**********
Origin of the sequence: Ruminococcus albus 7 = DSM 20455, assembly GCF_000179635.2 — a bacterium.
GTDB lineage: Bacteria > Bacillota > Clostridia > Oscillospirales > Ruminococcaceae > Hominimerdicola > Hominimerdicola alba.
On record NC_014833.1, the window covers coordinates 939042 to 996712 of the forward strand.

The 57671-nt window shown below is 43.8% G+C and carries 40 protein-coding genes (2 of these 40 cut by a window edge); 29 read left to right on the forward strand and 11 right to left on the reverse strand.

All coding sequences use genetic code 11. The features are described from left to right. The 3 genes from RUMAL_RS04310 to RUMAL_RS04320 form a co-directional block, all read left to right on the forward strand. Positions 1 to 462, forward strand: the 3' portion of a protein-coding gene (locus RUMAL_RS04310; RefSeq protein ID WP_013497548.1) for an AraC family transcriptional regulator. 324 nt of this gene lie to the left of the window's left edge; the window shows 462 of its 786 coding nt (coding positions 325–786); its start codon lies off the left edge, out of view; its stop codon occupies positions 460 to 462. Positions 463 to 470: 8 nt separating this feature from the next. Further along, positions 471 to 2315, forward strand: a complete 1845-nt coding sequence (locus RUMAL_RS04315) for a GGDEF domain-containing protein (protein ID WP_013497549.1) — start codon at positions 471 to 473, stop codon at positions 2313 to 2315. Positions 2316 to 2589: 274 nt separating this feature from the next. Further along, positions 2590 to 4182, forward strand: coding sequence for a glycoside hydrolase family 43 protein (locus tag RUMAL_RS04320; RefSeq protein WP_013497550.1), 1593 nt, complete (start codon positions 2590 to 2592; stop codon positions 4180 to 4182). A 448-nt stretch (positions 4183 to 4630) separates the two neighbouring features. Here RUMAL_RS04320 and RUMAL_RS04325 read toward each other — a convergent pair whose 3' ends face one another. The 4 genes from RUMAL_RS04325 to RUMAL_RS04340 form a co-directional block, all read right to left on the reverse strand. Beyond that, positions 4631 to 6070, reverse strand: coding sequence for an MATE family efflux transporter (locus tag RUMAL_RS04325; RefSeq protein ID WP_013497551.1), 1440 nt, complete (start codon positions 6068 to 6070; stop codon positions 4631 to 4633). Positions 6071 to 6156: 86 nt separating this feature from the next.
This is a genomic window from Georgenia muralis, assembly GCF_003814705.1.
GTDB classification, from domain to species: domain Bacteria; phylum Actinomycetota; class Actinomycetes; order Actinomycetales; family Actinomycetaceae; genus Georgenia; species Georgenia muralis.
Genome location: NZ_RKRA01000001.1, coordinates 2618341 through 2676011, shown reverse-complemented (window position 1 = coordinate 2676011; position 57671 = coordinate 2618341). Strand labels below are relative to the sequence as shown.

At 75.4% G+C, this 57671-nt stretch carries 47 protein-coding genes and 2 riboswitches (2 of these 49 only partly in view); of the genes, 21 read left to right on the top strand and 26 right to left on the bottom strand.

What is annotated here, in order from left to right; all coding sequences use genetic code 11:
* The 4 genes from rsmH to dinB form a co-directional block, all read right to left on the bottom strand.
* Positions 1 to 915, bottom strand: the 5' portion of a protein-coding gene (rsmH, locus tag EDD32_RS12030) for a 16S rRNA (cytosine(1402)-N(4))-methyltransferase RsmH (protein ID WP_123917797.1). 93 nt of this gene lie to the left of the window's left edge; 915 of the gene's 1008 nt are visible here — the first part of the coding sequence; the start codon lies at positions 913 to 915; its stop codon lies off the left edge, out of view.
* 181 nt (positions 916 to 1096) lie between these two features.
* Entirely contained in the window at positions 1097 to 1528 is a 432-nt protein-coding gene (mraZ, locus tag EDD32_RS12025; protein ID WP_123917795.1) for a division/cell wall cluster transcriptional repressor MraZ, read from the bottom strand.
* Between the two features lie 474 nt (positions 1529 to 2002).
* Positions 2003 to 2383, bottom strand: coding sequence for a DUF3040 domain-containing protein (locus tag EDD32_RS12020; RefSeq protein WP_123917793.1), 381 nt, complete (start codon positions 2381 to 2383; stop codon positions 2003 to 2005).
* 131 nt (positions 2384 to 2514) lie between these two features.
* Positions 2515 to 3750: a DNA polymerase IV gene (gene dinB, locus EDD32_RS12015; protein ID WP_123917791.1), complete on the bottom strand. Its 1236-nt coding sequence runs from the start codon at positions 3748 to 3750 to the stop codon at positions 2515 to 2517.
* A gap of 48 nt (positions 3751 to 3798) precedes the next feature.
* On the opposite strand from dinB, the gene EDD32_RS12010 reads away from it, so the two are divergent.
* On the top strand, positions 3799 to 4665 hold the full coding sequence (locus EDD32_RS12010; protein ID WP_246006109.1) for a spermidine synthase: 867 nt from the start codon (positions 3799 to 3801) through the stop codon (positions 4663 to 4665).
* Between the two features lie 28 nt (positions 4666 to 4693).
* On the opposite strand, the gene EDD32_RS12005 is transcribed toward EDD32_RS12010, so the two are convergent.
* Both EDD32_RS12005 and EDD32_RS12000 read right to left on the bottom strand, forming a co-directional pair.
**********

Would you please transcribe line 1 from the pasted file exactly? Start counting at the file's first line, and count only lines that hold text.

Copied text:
Origin of the sequence: Ruminococcus albus 7 = DSM 20455, assembly GCF_000179635.2 — a bacterium.